''The turning point in the game,'' said Renney, who held a 10-minute postgame closed-door meeting. ''I'm not going to suggest we were doing everything right at that point, but that was kind of the turning point and unfortunately it was really early.''

Burrows and Ryan Johnson also capitalized on turnovers, and then Demitra's goal finished Lundqvist's night.

Lundqvist skated right to the bench after Renney summoned him. He was replaced by Valiquette, who stopped all 15 shots he faced. Lundqvist, who started for the 14th time in 15 games, had gone 12 without allowing more than two goals.

''It was a good call,'' Lundqvist said. ''It was a game where I had to be really sharp. There were a lot of situations where we got left alone out there. I have to be sharp. I wasn't.''

Renney considered pulling Lundqvist after the third and fourth goals, but decided to give him a chance to fight back -- and the rest of the team the opportunity to play better in front of him.

''He was alone himself a couple of times,'' Renney said. ''There was nobody to be seen. He is a great goalie, but not a great defenseman. He can't break it up, too."

Luongo, who hasn't been flooded with offensive support -- the Canucks ended a two-game losing streak that saw them drop back-to-back 2-1 shootouts -- made his 14th straight start. His streak of allowing fewer than three goals was snapped at six -- a stretch that included three of his NHL-leading five shutouts. He is expected to get the night off Thursday when the Canucks make the third stop of a four-game trip at Minnesota.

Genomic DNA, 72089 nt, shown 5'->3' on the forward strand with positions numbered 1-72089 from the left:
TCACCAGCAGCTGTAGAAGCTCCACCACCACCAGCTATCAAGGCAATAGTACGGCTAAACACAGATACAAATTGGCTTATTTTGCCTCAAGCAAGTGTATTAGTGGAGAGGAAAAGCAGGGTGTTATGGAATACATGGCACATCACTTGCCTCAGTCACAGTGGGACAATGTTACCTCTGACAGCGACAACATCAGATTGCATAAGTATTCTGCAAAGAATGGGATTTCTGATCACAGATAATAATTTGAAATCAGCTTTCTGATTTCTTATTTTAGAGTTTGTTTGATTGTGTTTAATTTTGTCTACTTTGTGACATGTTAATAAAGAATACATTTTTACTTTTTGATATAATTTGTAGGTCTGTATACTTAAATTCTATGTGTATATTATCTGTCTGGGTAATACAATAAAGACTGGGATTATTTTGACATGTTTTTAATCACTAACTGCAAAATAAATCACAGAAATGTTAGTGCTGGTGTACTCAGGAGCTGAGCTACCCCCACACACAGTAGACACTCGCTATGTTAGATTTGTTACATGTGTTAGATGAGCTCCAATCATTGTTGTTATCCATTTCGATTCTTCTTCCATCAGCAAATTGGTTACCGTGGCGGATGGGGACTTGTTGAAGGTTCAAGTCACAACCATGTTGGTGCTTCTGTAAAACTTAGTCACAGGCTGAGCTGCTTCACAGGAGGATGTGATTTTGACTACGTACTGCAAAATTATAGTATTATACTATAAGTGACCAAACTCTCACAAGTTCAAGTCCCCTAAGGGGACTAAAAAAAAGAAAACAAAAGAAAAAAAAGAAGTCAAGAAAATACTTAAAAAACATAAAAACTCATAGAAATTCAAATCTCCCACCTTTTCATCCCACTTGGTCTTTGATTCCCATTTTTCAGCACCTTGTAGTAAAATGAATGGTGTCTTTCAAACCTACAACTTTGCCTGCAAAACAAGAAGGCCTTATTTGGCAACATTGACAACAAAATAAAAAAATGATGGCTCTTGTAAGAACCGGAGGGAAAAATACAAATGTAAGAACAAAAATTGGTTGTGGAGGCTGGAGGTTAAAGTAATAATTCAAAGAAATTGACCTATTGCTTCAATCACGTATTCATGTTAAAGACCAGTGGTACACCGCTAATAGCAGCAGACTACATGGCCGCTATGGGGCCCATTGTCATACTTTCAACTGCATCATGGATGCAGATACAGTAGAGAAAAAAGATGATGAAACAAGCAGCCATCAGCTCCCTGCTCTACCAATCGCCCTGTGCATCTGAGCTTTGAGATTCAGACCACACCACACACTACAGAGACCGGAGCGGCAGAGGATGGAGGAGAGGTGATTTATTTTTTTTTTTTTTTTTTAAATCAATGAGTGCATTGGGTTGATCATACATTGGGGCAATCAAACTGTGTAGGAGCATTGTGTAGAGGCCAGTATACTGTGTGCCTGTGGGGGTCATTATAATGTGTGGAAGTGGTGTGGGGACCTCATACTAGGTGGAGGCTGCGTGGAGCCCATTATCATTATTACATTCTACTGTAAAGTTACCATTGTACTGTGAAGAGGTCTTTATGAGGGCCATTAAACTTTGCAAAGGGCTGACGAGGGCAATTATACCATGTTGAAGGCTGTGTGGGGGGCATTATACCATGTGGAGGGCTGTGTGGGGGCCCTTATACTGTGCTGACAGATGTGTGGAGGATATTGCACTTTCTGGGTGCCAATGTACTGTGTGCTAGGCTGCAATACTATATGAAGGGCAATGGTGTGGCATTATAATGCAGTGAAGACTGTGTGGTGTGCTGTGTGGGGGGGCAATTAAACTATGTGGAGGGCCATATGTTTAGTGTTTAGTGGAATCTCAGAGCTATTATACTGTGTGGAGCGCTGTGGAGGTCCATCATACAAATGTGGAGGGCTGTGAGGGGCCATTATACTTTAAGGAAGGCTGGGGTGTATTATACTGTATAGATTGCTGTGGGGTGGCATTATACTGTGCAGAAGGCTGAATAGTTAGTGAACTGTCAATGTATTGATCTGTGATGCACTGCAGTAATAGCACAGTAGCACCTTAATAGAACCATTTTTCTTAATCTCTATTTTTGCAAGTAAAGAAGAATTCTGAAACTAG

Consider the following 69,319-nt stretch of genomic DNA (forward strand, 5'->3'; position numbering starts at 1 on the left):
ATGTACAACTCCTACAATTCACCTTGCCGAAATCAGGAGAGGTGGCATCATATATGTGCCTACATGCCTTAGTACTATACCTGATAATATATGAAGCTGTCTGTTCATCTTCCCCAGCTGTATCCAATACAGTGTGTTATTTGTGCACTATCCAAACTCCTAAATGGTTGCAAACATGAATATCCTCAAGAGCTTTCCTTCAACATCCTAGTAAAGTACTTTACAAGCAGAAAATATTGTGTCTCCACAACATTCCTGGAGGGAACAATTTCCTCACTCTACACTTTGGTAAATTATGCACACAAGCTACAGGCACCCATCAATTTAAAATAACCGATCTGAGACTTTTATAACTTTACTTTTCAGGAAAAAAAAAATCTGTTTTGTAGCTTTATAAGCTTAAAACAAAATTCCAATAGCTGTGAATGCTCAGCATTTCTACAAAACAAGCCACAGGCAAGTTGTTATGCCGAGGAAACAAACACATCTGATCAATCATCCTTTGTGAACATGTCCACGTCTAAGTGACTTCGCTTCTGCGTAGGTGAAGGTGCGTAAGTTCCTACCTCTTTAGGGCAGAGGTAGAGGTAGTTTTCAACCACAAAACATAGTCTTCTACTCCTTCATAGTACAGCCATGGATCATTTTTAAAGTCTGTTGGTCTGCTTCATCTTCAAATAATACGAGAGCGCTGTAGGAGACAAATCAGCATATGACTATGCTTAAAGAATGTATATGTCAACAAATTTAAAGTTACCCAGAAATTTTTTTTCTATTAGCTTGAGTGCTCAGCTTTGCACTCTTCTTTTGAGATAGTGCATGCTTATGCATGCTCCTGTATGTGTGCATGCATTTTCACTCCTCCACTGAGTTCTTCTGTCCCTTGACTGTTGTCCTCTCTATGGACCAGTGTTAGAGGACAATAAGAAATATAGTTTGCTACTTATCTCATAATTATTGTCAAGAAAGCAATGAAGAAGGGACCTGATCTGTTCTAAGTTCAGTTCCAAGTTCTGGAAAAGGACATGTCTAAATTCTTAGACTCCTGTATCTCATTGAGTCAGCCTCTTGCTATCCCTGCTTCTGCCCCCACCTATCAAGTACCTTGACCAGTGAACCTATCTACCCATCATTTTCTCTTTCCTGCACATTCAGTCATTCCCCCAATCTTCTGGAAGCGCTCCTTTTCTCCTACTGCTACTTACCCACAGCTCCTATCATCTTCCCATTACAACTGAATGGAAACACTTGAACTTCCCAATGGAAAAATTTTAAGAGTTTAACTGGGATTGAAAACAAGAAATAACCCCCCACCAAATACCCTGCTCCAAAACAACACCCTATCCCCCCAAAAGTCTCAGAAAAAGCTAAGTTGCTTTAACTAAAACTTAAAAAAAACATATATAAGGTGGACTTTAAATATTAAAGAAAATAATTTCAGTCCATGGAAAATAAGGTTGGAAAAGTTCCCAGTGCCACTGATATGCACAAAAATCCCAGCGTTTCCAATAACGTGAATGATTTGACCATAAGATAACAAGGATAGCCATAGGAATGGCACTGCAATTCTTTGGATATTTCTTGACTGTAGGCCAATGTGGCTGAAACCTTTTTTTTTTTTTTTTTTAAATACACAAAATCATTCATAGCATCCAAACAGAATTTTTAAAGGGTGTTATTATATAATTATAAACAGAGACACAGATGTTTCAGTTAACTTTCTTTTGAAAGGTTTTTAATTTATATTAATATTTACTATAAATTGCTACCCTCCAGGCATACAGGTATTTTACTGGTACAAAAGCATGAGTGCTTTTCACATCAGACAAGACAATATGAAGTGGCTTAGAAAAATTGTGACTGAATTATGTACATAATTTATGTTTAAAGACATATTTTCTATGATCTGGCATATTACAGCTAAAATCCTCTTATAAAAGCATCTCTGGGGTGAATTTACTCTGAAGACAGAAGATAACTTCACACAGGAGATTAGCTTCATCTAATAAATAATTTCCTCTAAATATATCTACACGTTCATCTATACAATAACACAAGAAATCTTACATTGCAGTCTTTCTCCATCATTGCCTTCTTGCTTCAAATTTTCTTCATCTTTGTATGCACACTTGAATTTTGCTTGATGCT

The six goals, including Daniel Sedin's empty-netter with three seconds left, made life a lot easier for him.

''We scored a lot of goals early, and especially against a goalie like that it's nice to get,'' Luongo said.

Funny hat, fun game -- Following Washington's 6-4 win at Anaheim, forward Matt Bradley greeted a TV interviewer with a reward for his performance: a big red construction helmet.

"It's a little thing we do," said Bradley, whose second-period goal proved to be the game-winner. "It's just for hard work. Any guy on the team could have gotten it. I was lucky enough to get in tonight.

"It's definitely not for the most skilled. I would never get it."

Bradley and his fellow muckers on the Caps do a lot of the dirty work, while gunners like Alex Ovechkin turn on the red light. He said it's fun when players like him can put the puck in the net.

"We have our leader, like Ovie and his line and those guys," he said. "But it's nice when the other guys can step up and contribute. That's what you need in a game like this.

"We have a lot of highly skilled guys on our team, and it's fun to watch the way they can pass the puck around. When those guys are out there with Ovie, it's lots of fun to watch.

Of the hat, he added with a laugh: "We definitely don't look good, but we try to play good."

Material from wire services and team online and broadcast media were used in this report.

Contact John Kreiser at